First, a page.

Previous page


Varda blog


Varda FAQ Series Part 1: Fields and Boundaries

Varda FAQ Series Part 1: Fields and Boundaries

Varda is an ag-tech startup, founded by Yara, with the purpose of facilitating collaboration throughout the entire agriculture industry, through better data discovery and sharing.


Andrew Jenkinson, CTO



We want to make the exchange of field data easier and improve the accessibility of field-level data beyond the farm gate, strengthening cross-supply chain connectivity.

Our core objective is to create impactful change, improve transparency in the food industry, and support the application of regenerative agriculture practices. Our goal is to bring together leaders from across the agri-food industry to work together as we try to transition to a more sustainable, resilient, and transparent food system.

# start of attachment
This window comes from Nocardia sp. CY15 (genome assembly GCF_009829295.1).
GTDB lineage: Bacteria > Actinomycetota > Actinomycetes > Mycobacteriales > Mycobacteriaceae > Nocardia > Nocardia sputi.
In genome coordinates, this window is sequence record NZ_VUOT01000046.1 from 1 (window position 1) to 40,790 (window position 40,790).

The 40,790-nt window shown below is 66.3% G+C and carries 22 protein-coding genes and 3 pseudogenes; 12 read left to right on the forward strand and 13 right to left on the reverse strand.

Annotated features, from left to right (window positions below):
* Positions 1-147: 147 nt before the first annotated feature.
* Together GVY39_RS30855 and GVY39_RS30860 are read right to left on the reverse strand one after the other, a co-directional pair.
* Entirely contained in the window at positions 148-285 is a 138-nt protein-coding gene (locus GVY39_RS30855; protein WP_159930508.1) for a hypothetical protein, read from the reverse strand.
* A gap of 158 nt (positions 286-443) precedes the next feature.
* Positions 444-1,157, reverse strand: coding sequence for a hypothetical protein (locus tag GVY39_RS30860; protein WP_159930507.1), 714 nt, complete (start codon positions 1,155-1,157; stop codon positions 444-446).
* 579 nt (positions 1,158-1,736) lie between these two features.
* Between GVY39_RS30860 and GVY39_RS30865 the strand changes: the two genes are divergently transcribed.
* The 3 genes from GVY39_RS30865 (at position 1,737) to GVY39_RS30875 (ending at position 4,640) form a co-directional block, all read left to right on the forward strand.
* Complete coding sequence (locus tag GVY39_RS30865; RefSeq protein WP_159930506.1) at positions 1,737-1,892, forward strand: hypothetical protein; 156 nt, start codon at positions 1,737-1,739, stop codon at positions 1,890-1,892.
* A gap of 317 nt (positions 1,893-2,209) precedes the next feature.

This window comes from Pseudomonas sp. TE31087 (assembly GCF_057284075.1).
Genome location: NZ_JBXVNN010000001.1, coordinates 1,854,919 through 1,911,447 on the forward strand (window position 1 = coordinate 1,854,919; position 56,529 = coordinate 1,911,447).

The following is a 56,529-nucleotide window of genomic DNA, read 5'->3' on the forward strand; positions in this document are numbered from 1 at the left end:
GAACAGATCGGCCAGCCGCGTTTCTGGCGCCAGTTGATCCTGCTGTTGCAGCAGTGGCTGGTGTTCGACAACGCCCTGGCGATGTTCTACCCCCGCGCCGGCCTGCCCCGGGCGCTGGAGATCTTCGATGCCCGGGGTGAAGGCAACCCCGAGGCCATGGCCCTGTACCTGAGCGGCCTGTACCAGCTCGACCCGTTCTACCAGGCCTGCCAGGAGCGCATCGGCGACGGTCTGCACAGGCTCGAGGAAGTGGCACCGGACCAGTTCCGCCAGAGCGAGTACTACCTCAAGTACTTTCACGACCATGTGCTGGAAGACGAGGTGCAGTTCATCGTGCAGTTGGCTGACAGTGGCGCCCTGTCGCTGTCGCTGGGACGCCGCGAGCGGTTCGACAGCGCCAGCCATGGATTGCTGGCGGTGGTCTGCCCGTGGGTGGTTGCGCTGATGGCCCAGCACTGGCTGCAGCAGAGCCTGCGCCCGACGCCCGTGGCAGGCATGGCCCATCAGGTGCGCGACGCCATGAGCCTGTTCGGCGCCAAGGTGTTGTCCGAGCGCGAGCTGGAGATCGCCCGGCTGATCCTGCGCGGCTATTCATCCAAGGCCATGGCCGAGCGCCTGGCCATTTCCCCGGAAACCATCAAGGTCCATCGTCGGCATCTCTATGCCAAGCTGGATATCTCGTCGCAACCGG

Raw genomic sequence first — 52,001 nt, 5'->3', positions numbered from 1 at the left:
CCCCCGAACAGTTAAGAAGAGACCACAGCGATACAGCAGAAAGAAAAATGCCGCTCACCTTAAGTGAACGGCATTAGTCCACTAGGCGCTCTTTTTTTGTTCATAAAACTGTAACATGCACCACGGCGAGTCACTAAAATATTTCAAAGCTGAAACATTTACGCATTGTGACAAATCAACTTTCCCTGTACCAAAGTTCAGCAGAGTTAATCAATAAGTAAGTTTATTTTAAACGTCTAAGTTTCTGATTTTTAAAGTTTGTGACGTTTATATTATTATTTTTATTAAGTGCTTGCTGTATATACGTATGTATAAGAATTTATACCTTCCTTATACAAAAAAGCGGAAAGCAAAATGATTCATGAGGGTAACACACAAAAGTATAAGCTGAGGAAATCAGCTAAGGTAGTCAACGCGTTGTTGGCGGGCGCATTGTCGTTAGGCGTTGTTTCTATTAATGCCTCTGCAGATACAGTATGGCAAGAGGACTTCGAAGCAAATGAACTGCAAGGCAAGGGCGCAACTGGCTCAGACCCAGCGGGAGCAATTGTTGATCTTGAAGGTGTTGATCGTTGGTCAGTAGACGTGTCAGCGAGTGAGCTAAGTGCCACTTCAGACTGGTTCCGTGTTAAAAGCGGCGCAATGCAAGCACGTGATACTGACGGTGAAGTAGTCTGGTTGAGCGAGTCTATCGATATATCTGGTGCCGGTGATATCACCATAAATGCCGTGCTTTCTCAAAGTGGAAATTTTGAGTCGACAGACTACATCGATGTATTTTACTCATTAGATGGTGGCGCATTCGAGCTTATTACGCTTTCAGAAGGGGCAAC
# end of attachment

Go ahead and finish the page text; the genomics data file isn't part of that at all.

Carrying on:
This all said these aims are only the beginning of our journey. Understanding the destination is easy, getting there is the hard part. When understanding how we can achieve these goals, it’s easy to get lost in the complexities and technology involved. 

This FAQ series will explain in detail the Global FieldID™ product, answering the most common questions that our team received about our service. 

What is the difference between a field and a boundary?

There are a few main differences between a field and a boundary. A field is a conceptual object, which has a defined location, but isn’t tied to a specific geometry. The shape of the field can change over time and still be the same field with the same ID. It has a degree of permanence beyond seasons and retains history over time. Therefore, it is more stable than a boundary and is appropriate for use cases that don't involve complex spatial processing, focusing instead on simply aligning related data, like grouping data related to the same field in a traceability solution.